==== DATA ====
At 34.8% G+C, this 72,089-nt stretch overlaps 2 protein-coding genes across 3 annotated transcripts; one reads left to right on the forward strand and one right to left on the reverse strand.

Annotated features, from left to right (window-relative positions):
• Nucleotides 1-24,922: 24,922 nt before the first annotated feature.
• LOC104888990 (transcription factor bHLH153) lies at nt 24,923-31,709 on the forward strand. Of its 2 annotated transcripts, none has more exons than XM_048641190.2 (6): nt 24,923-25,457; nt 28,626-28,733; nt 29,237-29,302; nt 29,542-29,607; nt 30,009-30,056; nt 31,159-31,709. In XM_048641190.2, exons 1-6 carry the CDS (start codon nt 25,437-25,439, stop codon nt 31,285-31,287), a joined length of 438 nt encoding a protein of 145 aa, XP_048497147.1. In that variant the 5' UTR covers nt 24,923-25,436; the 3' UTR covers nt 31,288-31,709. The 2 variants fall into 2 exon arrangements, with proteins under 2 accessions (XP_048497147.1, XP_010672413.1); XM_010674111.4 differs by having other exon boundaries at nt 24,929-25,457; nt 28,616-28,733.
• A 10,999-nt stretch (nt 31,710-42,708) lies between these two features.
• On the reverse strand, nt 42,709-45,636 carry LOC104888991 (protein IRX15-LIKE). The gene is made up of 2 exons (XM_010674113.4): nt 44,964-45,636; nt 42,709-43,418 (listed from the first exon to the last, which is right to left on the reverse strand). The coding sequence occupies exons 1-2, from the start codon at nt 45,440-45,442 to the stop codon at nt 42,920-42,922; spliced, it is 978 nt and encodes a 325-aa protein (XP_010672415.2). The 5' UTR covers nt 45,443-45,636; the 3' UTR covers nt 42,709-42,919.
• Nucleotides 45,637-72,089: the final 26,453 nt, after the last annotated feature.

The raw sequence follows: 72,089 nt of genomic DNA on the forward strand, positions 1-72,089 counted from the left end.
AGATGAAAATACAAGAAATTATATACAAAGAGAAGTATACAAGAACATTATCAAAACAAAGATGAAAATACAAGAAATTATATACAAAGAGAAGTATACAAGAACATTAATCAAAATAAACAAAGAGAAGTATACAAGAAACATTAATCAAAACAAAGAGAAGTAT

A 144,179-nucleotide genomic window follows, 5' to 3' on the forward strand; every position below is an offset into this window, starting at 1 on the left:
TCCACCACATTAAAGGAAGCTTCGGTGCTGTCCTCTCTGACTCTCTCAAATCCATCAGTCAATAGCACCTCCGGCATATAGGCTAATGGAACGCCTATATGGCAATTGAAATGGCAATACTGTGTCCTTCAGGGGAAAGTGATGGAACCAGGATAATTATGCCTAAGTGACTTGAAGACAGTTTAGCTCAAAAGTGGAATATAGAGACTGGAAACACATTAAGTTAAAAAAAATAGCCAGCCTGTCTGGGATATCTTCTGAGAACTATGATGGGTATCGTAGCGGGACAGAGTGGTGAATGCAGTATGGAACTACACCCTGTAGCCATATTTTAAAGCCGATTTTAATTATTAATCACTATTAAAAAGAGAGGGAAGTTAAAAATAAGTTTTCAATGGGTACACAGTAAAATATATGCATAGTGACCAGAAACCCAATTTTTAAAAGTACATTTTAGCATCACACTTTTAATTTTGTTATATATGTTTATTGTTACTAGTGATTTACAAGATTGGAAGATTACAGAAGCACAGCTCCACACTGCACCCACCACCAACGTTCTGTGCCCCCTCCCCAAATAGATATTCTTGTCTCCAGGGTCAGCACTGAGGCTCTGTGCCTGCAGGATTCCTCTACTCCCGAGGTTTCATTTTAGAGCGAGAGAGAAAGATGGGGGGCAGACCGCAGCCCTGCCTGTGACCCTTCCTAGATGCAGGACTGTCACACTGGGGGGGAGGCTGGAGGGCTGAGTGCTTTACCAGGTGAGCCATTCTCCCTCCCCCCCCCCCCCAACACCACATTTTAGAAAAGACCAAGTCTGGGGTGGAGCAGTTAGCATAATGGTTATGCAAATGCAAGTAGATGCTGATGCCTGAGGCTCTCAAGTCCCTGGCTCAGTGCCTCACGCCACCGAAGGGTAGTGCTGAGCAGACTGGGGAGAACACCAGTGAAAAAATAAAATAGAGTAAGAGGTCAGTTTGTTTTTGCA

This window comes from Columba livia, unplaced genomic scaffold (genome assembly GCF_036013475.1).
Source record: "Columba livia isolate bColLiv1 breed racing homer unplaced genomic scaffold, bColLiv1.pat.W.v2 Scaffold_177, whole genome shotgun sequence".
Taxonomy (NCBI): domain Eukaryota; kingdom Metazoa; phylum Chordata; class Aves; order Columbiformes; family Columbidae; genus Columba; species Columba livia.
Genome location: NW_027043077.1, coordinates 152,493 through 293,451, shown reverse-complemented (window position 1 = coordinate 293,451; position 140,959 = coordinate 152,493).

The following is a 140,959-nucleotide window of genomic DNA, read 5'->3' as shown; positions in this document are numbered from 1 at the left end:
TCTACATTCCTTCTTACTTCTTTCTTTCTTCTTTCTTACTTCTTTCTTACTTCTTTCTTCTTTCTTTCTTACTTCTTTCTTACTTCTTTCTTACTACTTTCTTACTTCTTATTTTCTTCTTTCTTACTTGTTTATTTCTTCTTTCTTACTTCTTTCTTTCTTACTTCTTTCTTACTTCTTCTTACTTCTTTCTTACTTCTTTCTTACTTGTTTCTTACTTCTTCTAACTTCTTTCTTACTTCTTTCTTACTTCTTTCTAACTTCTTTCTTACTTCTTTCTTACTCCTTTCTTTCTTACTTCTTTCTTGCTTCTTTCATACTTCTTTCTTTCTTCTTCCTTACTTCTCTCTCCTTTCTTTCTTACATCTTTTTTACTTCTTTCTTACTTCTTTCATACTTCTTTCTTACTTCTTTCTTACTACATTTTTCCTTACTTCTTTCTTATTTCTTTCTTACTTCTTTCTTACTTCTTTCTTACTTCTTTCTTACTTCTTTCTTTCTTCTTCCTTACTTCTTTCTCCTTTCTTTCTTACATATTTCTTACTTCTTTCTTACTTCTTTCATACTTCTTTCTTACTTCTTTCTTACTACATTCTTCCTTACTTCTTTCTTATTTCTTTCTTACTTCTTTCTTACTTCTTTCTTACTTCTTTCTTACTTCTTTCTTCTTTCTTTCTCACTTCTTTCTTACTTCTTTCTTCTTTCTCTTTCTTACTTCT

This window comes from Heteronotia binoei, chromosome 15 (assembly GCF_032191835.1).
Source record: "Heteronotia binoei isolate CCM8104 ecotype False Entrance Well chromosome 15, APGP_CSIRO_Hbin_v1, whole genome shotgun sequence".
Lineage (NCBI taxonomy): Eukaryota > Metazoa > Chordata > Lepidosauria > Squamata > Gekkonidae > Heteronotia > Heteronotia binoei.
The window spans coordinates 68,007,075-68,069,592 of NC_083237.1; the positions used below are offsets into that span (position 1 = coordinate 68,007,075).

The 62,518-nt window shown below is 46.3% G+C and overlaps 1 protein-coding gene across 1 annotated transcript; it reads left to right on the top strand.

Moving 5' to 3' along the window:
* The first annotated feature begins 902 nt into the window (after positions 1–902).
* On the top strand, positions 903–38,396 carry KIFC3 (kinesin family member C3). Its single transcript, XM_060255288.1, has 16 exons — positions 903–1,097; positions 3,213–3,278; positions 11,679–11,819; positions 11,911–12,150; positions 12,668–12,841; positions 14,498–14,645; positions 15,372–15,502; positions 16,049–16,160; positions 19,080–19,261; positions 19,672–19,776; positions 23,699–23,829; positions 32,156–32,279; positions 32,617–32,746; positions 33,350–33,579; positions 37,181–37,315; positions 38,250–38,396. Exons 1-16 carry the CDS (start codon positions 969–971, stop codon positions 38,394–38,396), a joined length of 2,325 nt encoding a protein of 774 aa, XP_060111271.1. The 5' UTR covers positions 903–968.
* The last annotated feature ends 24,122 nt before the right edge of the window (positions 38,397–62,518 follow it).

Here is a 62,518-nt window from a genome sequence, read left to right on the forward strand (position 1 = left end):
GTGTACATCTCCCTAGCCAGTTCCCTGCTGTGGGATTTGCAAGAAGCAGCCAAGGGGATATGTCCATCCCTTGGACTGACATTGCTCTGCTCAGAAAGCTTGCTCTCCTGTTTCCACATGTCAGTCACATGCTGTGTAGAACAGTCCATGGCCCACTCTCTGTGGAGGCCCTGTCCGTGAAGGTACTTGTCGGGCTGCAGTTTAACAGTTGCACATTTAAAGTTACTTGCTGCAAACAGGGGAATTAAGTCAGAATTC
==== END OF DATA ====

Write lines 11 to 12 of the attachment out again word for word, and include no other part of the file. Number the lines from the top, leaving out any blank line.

TCCACCACATTAAAGGAAGCTTCGGTGCTGTCCTCTCTGACTCTCTCAAATCCATCAGTCAATAGCACCTCCGGCATATAGGCTAATGGAACGCCTATATGGCAATTGAAATGGCAATACTGTGTCCTTCAGGGGAAAGTGATGGAACCAGGATAATTATGCCTAAGTGACTTGAAGACAGTTTAGCTCAAAAGTGGAATATAGAGACTGGAAACACATTAAGTTAAAAAAAATAGCCAGCCTGTCTGGGATATCTTCTGAGAACTATGATGGGTATCGTAGCGGGACAGAGTGGTGAATGCAGTATGGAACTACACCCTGTAGCCATATTTTAAAGCCGATTTTAATTATTAATCACTATTAAAAAGAGAGGGAAGTTAAAAATAAGTTTTCAATGGGTACACAGTAAAATATATGCATAGTGACCAGAAACCCAATTTTTAAAAGTACATTTTAGCATCACACTTTTAATTTTGTTATATATGTTTATTGTTACTAGTGATTTACAAGATTGGAAGATTACAGAAGCACAGCTCCACACTGCACCCACCACCAACGTTCTGTGCCCCCTCCCCAAATAGATATTCTTGTCTCCAGGGTCAGCACTGAGGCTCTGTGCCTGCAGGATTCCTCTACTCCCGAGGTTTCATTTTAGAGCGAGAGAGAAAGATGGGGGGCAGACCGCAGCCCTGCCTGTGACCCTTCCTAGATGCAGGACTGTCACACTGGGGGGGAGGCTGGAGGGCTGAGTGCTTTACCAGGTGAGCCATTCTCCCTCCCCCCCCCCCCCAACACCACATTTTAGAAAAGACCAAGTCTGGGGTGGAGCAGTTAGCATAATGGTTATGCAAATGCAAGTAGATGCTGATGCCTGAGGCTCTCAAGTCCCTGGCTCAGTGCCTCACGCCACCGAAGGGTAGTGCTGAGCAGACTGGGGAGAACACCAGTGAAAAAATAAAATAGAGTAAGAGGTCAGTTTGTTTTTGCA

This window comes from Columba livia, unplaced genomic scaffold (genome assembly GCF_036013475.1).